Stormy weather: Sarawak Energy advises public to report fallen power lines, exercise caution


KUCHING, Feb 4: Members of the public are reminded to be cautious of the dangers of damaged electrical facilities from the recent stormy weather conditions as strong winds can cause electricity poles to break or fall.

Sarawak Energy Berhad (Sarawak Energy) in a statement today advised the public to stay clear of these fallen power lines as they may still be energised or live, posing a safety hazard.

Should the public come across any damaged or fallen electrical facilities, they are advised to immediately alert Sarawak Energy’s Customer Care Centre which operates 24 hours a day, seven days a week by calling 1300 88 3111 or through the SEB Cares mobile app to report the incident so a technical team can remove and replace the fallen electricity poles and power lines safely.


Sarawak Energy said while the technical team is on high alert for speedy restoration of power supply to areas affected by damaged poles, the public are advised to practise the following safety tips:

• Always assume every fallen power line is energised and alert Sarawak Energy immediately for assistance.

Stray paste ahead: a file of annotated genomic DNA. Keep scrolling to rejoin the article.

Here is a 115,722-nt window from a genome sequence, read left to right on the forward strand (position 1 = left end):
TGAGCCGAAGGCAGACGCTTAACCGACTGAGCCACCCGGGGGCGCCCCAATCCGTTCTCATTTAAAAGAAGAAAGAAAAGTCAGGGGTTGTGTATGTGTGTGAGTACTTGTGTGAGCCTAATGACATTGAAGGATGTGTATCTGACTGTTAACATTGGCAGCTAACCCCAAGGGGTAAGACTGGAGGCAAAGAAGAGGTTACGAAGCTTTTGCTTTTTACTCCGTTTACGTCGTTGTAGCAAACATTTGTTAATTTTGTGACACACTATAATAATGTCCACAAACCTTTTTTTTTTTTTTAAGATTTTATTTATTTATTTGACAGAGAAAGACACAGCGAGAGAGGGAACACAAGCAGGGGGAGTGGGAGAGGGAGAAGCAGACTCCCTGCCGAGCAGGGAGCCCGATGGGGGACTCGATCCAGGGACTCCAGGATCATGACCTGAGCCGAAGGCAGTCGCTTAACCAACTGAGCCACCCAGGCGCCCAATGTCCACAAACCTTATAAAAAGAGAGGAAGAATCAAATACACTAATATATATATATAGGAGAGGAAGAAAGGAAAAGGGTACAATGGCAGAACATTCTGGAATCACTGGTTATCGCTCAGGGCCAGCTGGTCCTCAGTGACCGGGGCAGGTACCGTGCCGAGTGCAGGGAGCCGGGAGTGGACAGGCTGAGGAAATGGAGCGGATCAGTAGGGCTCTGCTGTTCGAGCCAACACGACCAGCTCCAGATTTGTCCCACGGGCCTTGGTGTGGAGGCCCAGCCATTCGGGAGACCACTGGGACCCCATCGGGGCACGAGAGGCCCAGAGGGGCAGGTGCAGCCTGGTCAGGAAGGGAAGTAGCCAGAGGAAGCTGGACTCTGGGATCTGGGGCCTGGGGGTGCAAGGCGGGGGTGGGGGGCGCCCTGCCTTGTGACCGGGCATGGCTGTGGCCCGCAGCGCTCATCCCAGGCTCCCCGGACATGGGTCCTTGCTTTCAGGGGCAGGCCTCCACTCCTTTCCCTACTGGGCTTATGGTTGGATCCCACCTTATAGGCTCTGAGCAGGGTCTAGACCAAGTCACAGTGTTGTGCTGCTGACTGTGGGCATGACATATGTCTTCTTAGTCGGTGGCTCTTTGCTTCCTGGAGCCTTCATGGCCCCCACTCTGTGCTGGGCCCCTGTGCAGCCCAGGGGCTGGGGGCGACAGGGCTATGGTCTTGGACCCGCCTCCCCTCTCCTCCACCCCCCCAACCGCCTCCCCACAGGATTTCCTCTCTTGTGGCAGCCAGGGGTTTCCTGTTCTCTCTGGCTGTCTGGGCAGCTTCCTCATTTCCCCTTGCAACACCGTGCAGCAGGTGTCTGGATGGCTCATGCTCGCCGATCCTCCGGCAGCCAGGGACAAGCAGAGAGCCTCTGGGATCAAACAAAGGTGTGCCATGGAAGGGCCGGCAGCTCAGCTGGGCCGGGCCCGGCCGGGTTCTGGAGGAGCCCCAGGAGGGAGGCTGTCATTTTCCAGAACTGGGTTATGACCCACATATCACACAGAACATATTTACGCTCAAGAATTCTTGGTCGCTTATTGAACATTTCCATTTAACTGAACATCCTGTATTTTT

• If the public see a fallen power line, do not touch it and keep at least 10m away from the site.

• Do not drive over fallen power lines.

In a situation where power lines fall on a vehicle while being driven, the public are advised to be aware of the following:

• Remain inside the vehicle until help arrives and alert others so as to keep clear and not to touch the vehicle.

• If they must leave the vehicle due to other dangers such as fire, jump away from the vehicle so that they do not touch the vehicle and try to land with both feet on the ground at the same time.

“Continue to keep your feet together at all times on the ground and shuffle at least 10m away from the site.

“Do not walk or run as it is dangerous to do so. A downed line creates a voltage gradient (electrical arcs) on the ground surface so walking or running cause your legs to act as a bridge between two areas of different voltages, forming a circuit for electricity to travel.

“If you continue to keep your feet together, then a circuit can’t be formed for electricity from the ground to travel,” Sarawak Energy advised. — DayakDaily